Comprehensive immigration reform will not happen this year, according to House Speaker John Boehner, R-Oh.
On Wednesday, Boehner repeated his opposition to a bill that the Senate passed earlier this year, saying “I’ll make clear we have no intention ever of going to conference on the Senate bill.” Last week, the third-ranking Republican in the House, Majority Whip Kevin McCarthy of California, told immigration reform advocates that there was not enough time for the House to take up the issue this year. There are 13 days of session left this year.
This comes despite Boehner’s previous statements that it was time for Congress to pass major reforms. President Barack Obama won re-election in part due to overwhelming support from Hispanic voters. However, despite the growing Hispanic voter bloc in the U.S., there are sharp splits within Boehner’s party on immigration.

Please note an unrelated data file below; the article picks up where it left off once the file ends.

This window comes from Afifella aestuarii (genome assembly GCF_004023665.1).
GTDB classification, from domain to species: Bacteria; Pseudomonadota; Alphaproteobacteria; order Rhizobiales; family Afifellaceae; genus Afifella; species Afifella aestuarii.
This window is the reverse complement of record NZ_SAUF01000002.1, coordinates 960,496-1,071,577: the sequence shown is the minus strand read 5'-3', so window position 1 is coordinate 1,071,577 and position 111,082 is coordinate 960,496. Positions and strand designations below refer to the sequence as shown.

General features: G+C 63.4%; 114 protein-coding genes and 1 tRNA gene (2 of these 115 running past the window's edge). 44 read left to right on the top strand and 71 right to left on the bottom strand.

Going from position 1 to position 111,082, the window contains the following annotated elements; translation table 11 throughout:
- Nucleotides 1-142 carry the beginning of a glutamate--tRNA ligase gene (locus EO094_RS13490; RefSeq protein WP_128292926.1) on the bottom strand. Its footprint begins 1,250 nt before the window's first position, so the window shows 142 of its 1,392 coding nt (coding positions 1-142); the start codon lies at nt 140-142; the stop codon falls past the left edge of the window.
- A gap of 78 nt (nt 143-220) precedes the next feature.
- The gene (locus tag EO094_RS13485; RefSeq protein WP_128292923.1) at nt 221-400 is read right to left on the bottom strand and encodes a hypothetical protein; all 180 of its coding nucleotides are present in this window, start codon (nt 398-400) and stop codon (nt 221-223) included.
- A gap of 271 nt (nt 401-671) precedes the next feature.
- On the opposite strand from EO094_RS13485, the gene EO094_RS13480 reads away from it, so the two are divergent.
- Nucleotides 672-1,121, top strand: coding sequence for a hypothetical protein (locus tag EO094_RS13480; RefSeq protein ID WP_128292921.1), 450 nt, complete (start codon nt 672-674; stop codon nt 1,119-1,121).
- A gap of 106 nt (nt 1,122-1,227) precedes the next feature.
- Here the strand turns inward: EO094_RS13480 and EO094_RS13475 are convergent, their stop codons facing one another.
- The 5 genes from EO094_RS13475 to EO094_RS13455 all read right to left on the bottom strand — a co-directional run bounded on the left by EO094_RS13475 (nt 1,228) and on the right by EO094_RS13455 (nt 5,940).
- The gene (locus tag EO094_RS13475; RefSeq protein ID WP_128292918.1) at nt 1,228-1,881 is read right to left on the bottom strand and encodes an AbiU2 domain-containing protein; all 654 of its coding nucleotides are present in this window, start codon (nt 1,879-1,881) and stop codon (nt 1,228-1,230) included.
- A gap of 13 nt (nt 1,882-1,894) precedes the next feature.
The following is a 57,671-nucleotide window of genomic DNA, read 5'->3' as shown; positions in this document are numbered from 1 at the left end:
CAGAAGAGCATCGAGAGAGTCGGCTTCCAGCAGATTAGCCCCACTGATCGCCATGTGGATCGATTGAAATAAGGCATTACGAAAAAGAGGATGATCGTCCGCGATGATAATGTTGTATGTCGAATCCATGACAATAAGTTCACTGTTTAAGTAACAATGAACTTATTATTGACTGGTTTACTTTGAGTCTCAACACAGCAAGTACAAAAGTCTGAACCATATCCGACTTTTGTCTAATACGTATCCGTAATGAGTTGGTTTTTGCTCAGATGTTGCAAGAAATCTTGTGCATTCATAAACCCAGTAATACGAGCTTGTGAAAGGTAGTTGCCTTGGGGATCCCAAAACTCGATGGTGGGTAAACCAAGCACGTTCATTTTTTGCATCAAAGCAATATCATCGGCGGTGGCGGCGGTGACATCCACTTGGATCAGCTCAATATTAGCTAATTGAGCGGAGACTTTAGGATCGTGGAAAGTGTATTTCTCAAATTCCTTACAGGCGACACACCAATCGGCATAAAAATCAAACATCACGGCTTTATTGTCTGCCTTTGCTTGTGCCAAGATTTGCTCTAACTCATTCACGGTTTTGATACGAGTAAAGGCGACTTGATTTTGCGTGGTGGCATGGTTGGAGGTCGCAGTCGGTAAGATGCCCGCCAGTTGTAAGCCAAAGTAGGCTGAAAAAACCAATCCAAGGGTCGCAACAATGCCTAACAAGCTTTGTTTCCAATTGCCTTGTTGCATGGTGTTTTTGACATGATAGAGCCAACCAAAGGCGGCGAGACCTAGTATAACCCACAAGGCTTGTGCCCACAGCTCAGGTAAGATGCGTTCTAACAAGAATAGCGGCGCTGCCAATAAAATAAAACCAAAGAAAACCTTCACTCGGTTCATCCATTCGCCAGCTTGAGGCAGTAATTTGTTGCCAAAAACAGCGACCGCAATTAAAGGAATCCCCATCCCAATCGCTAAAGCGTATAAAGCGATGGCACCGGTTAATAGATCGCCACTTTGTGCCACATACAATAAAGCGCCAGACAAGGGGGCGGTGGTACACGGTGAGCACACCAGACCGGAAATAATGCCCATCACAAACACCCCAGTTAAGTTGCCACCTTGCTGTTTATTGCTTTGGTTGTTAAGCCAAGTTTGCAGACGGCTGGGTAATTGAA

Many conservative oppose any legislation that would provide a path to citizenship for illegal immigrants or any sort of legal status for undocumented workers. But even bills on less controversial aspects of immigration reform — border security and enforcement — have not been called to floor votes after leaving the House Judiciary Committee.
During a naturalization ceremony yesterday in Atlanta, Vice President Joe Biden called out Boehner for his comments, calling the move a “step backward in the history of the country.”
The opinions contained in this column are solely those of the writer.
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